New to Little Rock: THE TILE Shop

Fayetteville’s Interior Fabrics and Design has doubled the square footage at their popular retail store. With the newly expanded showroom, they have more than 400 new bolts of fabric, giving their customers more than 1,000 fabric choices in one convenient location. They also offer wallpaper, including lines such as Schumacher and Ralph Lauren, as well as a large selection of drapery hardware. Interior Fabrics and Design will continue to create custom fabric headboards, drapery panels, bedding, pillows, and more in their workroom. Owner Patricia Clinton looks forward to working with customers and offering them a “onestop shopping experience for all things home.” 4155 North Steele Boulevard, Fayetteville, (479) 444-0222

A New Destination for Tile

Little Rock has a new source for the latest in tile offerings. The Tile Shop recently opened in the shopping center located at the intersection of Markham and Rodney Parham (next to Mid-Towne Antique Mall, PC Hardware, and Light Innovations). The stunning showroom features 45 full-scale vignettes that allow customers to not only see how the tile looks in a setting, but also to touch the product, walk on it, and truly try it out before making a decision to purchase. Offerings include travertine, marble, granite, slate, and manmade selections of glass, ceramic, and porcelain tile. The store is open Monday – Friday, 7 a.m. – 9 p.m., Saturday 9 a.m. – 6 p.m., and Sunday 11 a.m. – 6 p.m., making it convenient to shop for all your tile needs. 105 North Rodney Parham Road, Little Rock, (501) 954-7637, 14 At Home in Arkansas | March 2015


Dreaming of an organized mudroom?

Call for your FREE design consultation 2216 Cantrell Road • Little Rock 501.907.7105 // 866.833.2105

Proudly Organizing Arkansans’ Homes for Over 12 Years! • March 2015 | 15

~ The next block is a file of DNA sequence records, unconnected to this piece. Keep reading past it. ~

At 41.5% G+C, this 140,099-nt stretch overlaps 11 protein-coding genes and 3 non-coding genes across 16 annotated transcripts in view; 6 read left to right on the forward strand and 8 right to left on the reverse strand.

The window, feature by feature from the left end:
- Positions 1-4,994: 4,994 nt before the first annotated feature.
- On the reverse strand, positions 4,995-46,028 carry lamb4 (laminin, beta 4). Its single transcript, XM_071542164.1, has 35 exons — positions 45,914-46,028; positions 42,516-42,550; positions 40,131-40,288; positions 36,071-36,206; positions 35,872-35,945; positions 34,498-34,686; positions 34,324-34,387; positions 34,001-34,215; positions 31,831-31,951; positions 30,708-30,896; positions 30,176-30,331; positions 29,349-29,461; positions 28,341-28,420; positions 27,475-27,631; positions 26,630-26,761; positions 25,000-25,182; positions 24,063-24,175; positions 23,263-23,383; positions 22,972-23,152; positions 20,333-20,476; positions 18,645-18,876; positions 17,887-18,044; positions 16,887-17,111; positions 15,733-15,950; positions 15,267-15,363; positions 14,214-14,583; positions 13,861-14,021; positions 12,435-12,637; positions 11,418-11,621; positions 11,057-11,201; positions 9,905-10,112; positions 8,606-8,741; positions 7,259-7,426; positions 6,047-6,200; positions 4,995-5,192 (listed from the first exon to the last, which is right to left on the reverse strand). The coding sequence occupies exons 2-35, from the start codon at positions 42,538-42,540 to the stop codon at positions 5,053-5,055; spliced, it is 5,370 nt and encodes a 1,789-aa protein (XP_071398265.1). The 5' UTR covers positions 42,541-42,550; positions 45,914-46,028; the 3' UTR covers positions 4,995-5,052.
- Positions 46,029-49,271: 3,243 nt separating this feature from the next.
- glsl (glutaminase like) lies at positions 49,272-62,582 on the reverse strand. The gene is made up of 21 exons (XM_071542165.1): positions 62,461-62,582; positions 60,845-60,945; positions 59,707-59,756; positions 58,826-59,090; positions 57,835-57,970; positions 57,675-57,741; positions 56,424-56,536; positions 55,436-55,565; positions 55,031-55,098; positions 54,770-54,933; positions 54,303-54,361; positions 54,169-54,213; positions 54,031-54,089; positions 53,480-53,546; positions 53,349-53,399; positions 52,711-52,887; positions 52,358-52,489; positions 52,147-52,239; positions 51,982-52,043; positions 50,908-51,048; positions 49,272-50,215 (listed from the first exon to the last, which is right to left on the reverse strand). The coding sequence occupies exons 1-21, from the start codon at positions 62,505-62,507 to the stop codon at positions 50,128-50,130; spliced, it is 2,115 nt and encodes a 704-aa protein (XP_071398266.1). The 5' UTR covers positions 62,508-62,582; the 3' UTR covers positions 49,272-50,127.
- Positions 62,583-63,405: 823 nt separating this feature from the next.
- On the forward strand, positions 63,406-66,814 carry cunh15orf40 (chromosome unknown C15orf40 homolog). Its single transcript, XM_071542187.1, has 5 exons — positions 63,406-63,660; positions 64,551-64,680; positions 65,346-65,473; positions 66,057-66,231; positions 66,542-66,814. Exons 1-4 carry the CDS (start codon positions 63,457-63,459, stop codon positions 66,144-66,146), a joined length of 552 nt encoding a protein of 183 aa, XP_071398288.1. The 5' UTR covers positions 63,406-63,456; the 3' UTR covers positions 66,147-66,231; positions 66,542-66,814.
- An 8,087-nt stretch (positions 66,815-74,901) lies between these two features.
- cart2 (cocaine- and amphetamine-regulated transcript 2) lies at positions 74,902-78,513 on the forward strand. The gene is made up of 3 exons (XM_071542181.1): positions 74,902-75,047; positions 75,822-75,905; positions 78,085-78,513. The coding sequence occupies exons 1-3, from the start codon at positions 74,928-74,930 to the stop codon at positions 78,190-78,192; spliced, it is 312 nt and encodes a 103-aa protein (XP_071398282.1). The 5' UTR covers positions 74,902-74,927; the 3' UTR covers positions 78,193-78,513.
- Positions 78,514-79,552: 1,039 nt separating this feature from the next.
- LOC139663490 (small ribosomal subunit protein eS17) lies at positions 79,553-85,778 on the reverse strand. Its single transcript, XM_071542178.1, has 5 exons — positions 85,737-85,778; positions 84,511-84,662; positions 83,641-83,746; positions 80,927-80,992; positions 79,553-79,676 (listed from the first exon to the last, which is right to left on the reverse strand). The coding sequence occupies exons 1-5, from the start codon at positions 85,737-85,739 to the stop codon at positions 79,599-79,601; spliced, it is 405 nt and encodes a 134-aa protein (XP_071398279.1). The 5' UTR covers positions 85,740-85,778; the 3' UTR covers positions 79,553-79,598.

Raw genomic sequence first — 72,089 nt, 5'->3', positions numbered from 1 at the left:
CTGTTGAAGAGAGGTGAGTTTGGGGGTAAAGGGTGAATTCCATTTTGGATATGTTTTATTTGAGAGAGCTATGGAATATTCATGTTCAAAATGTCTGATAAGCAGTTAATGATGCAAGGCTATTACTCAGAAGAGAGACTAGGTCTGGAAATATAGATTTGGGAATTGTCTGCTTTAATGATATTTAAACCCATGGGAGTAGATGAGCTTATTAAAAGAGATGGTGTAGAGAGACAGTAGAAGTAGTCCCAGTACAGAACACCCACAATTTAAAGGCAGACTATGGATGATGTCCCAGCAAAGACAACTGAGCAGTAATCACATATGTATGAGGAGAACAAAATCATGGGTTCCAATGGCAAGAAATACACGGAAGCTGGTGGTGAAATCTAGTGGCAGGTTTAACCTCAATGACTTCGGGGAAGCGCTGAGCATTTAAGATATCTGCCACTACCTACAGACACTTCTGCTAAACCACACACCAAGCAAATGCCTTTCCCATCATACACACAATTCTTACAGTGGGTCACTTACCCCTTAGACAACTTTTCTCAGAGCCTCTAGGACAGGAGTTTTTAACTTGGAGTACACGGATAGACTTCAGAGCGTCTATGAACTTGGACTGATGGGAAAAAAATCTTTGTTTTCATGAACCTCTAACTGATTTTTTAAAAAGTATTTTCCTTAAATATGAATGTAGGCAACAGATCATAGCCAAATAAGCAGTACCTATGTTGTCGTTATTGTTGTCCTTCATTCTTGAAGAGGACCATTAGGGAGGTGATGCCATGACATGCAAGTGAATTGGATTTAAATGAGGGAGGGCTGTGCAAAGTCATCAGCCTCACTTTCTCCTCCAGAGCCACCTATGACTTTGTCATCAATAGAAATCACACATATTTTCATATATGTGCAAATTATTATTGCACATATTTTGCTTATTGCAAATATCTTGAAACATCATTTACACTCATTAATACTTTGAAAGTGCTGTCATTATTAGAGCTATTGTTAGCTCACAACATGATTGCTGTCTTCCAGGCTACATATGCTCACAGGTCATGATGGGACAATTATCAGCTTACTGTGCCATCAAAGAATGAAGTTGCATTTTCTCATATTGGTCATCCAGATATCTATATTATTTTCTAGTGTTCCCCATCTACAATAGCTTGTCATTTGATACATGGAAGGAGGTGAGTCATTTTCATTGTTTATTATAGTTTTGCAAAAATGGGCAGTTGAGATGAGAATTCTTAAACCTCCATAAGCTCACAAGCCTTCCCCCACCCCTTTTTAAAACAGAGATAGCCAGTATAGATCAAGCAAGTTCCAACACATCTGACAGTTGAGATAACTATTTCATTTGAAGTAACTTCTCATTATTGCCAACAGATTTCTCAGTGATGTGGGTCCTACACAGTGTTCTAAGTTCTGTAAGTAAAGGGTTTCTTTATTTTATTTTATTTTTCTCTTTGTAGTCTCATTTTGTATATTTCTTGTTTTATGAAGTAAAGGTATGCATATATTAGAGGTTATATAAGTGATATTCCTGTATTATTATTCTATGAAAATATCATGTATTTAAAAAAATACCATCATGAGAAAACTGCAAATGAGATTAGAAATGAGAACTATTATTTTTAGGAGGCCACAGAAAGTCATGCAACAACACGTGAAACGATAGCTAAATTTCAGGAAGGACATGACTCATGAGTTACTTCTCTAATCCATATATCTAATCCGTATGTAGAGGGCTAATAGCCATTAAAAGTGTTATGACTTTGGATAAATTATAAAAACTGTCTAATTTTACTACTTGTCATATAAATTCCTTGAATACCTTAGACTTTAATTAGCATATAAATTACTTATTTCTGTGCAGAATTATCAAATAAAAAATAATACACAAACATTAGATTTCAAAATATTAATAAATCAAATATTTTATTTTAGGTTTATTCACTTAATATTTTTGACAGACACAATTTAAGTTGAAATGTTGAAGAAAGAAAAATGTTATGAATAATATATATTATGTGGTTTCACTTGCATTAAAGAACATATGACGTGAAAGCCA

Complete Systems & Scheduled Treatments

Call Today for a Free Estimate! (501) 978-BUZZ New Shield Shades Available in various sizes. We can apply your fabric selection.

License #LH618

The Shade Above Lighting Collection

Lamp Shades • Lamp Repair • Custom Lamps • Accessories 2208 Cantrell Rd • Near Cajun’s • Little Rock • 501.374.3555

16 At Home in Arkansas | March 2015



Stepping Out

There’s simply no excuse for staying inside! Create an atmosphere to suit your style with these furnishings and accessories—all made for living outdoors Producer Ashley Gill Photography Matthew Martin and Courtesy of Vendors

“Falls Village Stripe” indoor/outdoor rug by Dash & Albert. Cobblestone & Vine,; House to Home,; Lewis Lighting & Home,

The “Croquet Teak” collection by Summer Classics. Antique Brick & Block,; Burton Pools & Spas,; Environments by Arkansas Pools & Spas,

Vintage-inspired, spouted metal can. The Good Earth Garden Center,

Indoor/outdoor accent pillows. Antique Brick & Block,

Glass lanterns with rope handles. Paul Michael Company,

Red Adirondack EnviroWood recycled material chair by Seaside Casual, also available with foot stool or as a rocking chair. Congo Fireplace & Patio, March 2015 | 17

Style/Design Indoor/outdoor area rug in diamond geometric pattern by Dash & Albert. Cobblestone & Vine, cobblestoneandvine. com; House to Home,; Lewis Lighting & Home,

The “Royal Plantation” collection by Lane Venture. Congo Fireplace & Patio,; Ken Rash’s,

Japanese ginger jar in copper bronze reactive glaze by Global Views. About Vase, aboutvase. com; Bear-Hill Interiors,; Cobblestone & Vine,; Harper Howey Interiors, (479) 750-7300; La-ZBoy Furniture Galleries,; mertinsdykehome,

LUSH LUXE Magenta “Tilda” throw by Surya. Ashley Furniture HomeStore, ashleyfurniture. com; Bassett Home Furnishings,; Harris Furniture,; La-Z-Boy,

Natural teak drink cart with faux zinc accents by Bunny Williams Home. Available to the trade

Manhattan Swivel Stool. Paul Michael Company,

18 At Home in Arkansas | March 2015

4330 Central Ave., Suite H - Hot Springs, AR 501-365-2778 5730 Blackland Rd. - Pleasant Plains, AR 501-345-8888

Arkansas’ largest selection of grills, smokers & bbq accessories




Monday-Saturday 10 am - 6 pm

landscape planning & installation . outdoor lighting . outdoor kitchens & fireplaces . maintenance . mosquito misting systems

Rustic Elegance

15601 Cantrell Road Little Rock, Arkansas


March 2015 | 19


The “Savannah” collection by Brown Jordan. Ken Rash’s,; Pollards, (870) 933-9711